Norway wants Amundsen’s Maud back from Nunavut
No way, says Cambridge Bay
(updated 8:00 a.m., May 16)
OSLO — For more than 80 years the wreck of the Maud has stayed right where it sank in 1930: in a bay outside today’s community of Cambridge Bay.
However, wealthy Norwegian investors have now cooked up a plan to bring the Maud back to Norway and build a futuristic museum around it.
“No” is Cambridge Bay mayor Syd Glawson’s response to this scheme, which would see his community lose a tourist attraction — and a piece of its local history.
Officials from Parks Canada, the Government of Nunavut, and the International Polar Heritage Committee, whose president, Susan Barr, works in Oslo, are also wary of the plan to take the Maud away from Nunavut.
But the Norwegians are serious, Barr told Nunatsiaq News during a recent interview in Oslo.
Bringing the Maud back to Norway is all about the enduring hoopla that surrounds their home-grown polar hero Roald Amundsen, the first European explorer to make it through the Northwest Passage in 1906 and to the South Pole in 1911.
“A future Maud Museum… will present the remains of the ship, which will become a national treasure, well taken care of,” says a website called maudreturnshome.no.
The plan is to raise the Maud from underwater with balloons, drag the hulk over to a barge and bring it back to Norway — a 7,000-kilometre journey.
To that end, a Norwegian investment company, Tandberg Eiendom AS, has already purchased a barge and is willing to spend $5 to $6 million — or more — to bring the Maud back to Norway.
Espen Tandberg of the company Tandberg Eiendom AS recently told the Norwegian broadcasting organization NRK that patriotism and cultural history are the driving forces behind its plan to bring the Maud back to Norway.
The wrecked Maud actually belongs to the Norwegian community of Asker, a wealthy seaside suburb of Oslo, which bought the Maud, as is, for $1 back in 1990.
At the time, that seemed like a fair deal to the hamlet of Cambridge Bay.
Then, officials in Asker applied for and received a cultural properties export permit from Canada’s federal government, but never acted to bring the 36.5-metre boat back. The permit expired.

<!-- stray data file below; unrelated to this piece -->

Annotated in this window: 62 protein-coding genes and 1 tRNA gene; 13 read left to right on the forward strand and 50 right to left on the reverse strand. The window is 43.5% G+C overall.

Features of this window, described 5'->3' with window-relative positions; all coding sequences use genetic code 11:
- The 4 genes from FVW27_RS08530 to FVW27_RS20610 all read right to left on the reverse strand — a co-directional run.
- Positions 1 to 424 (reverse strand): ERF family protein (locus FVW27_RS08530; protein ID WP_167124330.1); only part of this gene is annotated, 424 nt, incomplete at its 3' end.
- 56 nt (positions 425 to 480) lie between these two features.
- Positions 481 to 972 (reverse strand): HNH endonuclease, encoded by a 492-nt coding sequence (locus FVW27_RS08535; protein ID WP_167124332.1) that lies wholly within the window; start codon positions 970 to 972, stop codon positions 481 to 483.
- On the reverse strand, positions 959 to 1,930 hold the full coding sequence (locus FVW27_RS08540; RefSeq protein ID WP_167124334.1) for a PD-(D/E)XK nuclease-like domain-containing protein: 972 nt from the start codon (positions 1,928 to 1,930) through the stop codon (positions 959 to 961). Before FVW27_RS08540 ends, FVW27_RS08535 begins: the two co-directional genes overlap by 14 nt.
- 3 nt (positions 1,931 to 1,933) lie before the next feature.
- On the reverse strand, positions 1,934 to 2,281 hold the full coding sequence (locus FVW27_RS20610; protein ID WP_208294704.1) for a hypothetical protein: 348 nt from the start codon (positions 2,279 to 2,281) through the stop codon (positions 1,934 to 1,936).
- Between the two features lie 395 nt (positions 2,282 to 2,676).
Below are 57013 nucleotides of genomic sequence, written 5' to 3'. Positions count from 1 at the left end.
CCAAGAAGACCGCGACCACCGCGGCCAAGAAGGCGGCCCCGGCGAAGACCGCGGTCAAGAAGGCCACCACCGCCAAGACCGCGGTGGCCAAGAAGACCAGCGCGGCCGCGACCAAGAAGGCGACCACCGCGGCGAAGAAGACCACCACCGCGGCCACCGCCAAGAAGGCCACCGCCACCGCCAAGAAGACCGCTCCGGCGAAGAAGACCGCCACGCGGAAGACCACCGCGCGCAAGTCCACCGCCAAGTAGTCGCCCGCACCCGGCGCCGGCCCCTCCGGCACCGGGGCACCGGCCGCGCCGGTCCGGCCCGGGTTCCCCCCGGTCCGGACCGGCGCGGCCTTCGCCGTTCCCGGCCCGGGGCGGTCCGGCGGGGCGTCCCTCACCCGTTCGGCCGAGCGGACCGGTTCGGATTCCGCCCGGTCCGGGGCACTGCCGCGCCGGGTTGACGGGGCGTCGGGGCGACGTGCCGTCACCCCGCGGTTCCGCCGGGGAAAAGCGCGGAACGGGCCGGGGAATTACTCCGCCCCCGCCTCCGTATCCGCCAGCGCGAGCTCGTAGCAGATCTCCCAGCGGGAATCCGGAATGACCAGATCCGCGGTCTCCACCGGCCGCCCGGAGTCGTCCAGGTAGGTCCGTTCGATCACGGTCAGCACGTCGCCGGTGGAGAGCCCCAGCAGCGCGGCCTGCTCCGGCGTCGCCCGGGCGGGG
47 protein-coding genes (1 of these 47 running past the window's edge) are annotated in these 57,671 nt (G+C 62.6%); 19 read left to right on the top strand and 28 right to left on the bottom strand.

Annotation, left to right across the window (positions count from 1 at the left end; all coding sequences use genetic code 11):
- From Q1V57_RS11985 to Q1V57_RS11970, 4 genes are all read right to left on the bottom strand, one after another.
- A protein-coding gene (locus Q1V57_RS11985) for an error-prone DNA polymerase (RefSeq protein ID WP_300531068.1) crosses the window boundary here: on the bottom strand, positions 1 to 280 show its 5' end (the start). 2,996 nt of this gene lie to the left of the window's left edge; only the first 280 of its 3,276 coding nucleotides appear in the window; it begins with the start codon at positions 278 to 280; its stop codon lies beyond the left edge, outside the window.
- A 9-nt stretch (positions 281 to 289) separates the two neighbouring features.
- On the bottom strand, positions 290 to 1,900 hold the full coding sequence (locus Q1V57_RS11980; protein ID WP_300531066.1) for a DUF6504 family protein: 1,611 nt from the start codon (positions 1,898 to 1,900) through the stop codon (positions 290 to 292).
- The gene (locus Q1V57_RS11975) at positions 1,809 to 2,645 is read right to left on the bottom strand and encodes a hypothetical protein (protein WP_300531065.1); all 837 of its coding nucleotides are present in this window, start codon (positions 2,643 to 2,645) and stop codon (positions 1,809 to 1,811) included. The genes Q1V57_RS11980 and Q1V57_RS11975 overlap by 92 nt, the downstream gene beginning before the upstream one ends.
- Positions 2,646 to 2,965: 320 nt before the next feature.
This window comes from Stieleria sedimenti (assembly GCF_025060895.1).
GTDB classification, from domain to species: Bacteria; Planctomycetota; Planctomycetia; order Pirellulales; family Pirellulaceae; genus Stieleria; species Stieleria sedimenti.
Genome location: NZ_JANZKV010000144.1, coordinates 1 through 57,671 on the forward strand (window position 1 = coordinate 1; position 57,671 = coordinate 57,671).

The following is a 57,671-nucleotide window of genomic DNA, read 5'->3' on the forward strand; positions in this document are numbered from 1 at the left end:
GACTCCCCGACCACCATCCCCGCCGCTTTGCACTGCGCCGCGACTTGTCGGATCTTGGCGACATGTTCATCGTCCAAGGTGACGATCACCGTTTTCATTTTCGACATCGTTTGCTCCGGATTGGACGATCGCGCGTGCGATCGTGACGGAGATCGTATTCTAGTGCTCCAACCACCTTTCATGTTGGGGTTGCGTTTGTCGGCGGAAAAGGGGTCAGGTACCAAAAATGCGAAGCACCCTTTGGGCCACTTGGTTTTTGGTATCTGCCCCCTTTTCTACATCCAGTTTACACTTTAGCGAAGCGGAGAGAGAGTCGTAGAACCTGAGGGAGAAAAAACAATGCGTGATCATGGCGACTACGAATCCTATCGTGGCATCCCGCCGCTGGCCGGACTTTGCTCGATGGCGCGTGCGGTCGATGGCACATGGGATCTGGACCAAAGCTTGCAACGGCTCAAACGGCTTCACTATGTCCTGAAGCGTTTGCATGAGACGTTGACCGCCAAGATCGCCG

But now Asker, with the financial backing of Tandberg Eiendom AS, is expected to apply for new permit, so the Maud could be back in Norway this year for the 100th anniversary of Amundsen’s successful trek to the South Pole.
Amundsen left Norway again in 1918 with the Maud, planning to drift with the ice across the Northeast Passage.
The Maud was launched in June 1917 and christened by Amundsen by crushing a chunk of ice against her bow. “For the ice you have been built, and in the ice you shall stay most of your life, and in the ice you shall solve your tasks,” he said.
The Maud was to sail through the Northeast Passage to get into the ice northwest of the Bering Strait. The plan was to drift in the ice from there westwards and maybe over the North Pole.
But they never got into the westward current, although the expedition did produce some excellent scientific results (mostly after Amundsen had given up and left the ship).
The Maud was finally sold by creditors in 1925 to Hudson Bay Co., which renamed it the Baymaud.
The ship ended its days as a floating warehouse and radio station, sinking at its mooring in 1930.
In 1990, the Hudson’s Bay Co. sold the Maud to the hamlet, which then transferred the ship’s ownership to Asker.
While the Maud hasn’t budged since, public opinion has.
Many Cambridge Bay residents, including Glawson, don’t want to see the Maud leave Nunavut.
Officials argue the Maud should be left in the Arctic as part of its heritage.
Barr says they’re crossing their fingers that the Canadian government doesn’t grant a second export permit allowing the Maud to go to Norway.
In Canada, Maud could some day become part of a United Nations world heritage site, organized around the voyages of the early European explorers in the Arctic, Barr said.
This world heritage site would lead visitors on cruise ships or in communities to several places of interest across Canada’s North, such as the location of the Maud.
Other stops could include the recently-found Investigator, used by Capt. Robert McClure, and Gjoa Haven, where Amundsen wintered over.
Some people in Asker also say they’re lukewarm to the Tandberg scheme.
They’ve told local news organizations that the design for the Maud museum project would clash architecturally with the surrounding fishing harbour.